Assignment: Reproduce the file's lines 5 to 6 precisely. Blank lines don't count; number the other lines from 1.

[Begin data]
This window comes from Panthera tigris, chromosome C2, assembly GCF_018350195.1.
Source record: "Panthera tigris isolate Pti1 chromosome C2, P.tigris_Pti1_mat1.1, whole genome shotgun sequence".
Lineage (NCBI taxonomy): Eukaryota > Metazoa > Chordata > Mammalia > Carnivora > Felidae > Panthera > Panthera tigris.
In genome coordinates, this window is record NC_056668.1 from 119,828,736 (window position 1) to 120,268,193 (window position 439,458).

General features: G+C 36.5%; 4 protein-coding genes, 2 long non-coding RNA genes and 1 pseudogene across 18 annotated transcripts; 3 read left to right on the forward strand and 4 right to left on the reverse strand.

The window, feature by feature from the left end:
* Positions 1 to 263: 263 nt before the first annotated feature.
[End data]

General features: G+C 36.5%; 4 protein-coding genes, 2 long non-coding RNA genes and 1 pseudogene across 18 annotated transcripts; 3 read left to right on the forward strand and 4 right to left on the reverse strand.

The window, feature by feature from the left end: